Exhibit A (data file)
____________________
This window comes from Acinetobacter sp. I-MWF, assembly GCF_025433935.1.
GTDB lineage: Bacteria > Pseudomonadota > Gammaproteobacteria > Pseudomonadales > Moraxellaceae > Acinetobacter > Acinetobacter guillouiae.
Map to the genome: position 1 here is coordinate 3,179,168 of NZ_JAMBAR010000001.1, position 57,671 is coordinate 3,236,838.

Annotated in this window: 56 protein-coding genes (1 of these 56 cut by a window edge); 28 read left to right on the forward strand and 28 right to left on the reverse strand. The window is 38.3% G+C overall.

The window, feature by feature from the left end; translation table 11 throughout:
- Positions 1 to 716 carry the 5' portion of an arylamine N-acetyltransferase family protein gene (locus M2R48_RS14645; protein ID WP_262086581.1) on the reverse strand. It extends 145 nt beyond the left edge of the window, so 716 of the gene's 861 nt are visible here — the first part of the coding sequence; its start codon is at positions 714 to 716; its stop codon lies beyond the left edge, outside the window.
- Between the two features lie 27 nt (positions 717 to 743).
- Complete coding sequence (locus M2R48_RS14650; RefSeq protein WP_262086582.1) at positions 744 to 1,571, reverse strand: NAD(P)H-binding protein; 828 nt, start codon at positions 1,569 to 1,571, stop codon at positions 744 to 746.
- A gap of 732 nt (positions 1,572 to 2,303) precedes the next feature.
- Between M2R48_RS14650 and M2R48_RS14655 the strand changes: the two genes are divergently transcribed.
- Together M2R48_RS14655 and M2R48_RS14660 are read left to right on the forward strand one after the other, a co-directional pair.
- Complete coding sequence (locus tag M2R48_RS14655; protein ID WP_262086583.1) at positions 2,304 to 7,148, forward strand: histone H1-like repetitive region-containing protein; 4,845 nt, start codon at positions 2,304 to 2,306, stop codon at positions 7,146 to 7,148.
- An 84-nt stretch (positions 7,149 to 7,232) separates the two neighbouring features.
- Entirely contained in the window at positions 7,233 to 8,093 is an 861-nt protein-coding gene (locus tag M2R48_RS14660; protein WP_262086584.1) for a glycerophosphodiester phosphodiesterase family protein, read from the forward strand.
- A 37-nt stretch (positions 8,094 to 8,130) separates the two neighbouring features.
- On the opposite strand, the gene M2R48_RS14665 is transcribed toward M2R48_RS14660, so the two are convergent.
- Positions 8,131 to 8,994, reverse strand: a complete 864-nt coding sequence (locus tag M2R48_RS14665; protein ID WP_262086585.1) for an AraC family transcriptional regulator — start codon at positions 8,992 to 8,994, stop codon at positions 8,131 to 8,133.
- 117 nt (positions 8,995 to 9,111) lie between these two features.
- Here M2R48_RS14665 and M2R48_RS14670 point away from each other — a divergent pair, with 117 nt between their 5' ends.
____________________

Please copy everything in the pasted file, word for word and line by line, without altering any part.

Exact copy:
This window comes from Acinetobacter sp. I-MWF, assembly GCF_025433935.1.
GTDB lineage: Bacteria > Pseudomonadota > Gammaproteobacteria > Pseudomonadales > Moraxellaceae > Acinetobacter > Acinetobacter guillouiae.
Map to the genome: position 1 here is coordinate 3,179,168 of NZ_JAMBAR010000001.1, position 57,671 is coordinate 3,236,838.

Annotated in this window: 56 protein-coding genes (1 of these 56 cut by a window edge); 28 read left to right on the forward strand and 28 right to left on the reverse strand. The window is 38.3% G+C overall.

The window, feature by feature from the left end; translation table 11 throughout:
- Positions 1 to 716 carry the 5' portion of an arylamine N-acetyltransferase family protein gene (locus M2R48_RS14645; protein ID WP_262086581.1) on the reverse strand. It extends 145 nt beyond the left edge of the window, so 716 of the gene's 861 nt are visible here — the first part of the coding sequence; its start codon is at positions 714 to 716; its stop codon lies beyond the left edge, outside the window.
- Between the two features lie 27 nt (positions 717 to 743).
- Complete coding sequence (locus M2R48_RS14650; RefSeq protein WP_262086582.1) at positions 744 to 1,571, reverse strand: NAD(P)H-binding protein; 828 nt, start codon at positions 1,569 to 1,571, stop codon at positions 744 to 746.
- A gap of 732 nt (positions 1,572 to 2,303) precedes the next feature.
- Between M2R48_RS14650 and M2R48_RS14655 the strand changes: the two genes are divergently transcribed.
- Together M2R48_RS14655 and M2R48_RS14660 are read left to right on the forward strand one after the other, a co-directional pair.
- Complete coding sequence (locus tag M2R48_RS14655; protein ID WP_262086583.1) at positions 2,304 to 7,148, forward strand: histone H1-like repetitive region-containing protein; 4,845 nt, start codon at positions 2,304 to 2,306, stop codon at positions 7,146 to 7,148.
- An 84-nt stretch (positions 7,149 to 7,232) separates the two neighbouring features.
- Entirely contained in the window at positions 7,233 to 8,093 is an 861-nt protein-coding gene (locus tag M2R48_RS14660; protein WP_262086584.1) for a glycerophosphodiester phosphodiesterase family protein, read from the forward strand.
- A 37-nt stretch (positions 8,094 to 8,130) separates the two neighbouring features.
- On the opposite strand, the gene M2R48_RS14665 is transcribed toward M2R48_RS14660, so the two are convergent.
- Positions 8,131 to 8,994, reverse strand: a complete 864-nt coding sequence (locus tag M2R48_RS14665; protein ID WP_262086585.1) for an AraC family transcriptional regulator — start codon at positions 8,992 to 8,994, stop codon at positions 8,131 to 8,133.
- 117 nt (positions 8,995 to 9,111) lie between these two features.
- Here M2R48_RS14665 and M2R48_RS14670 point away from each other — a divergent pair, with 117 nt between their 5' ends.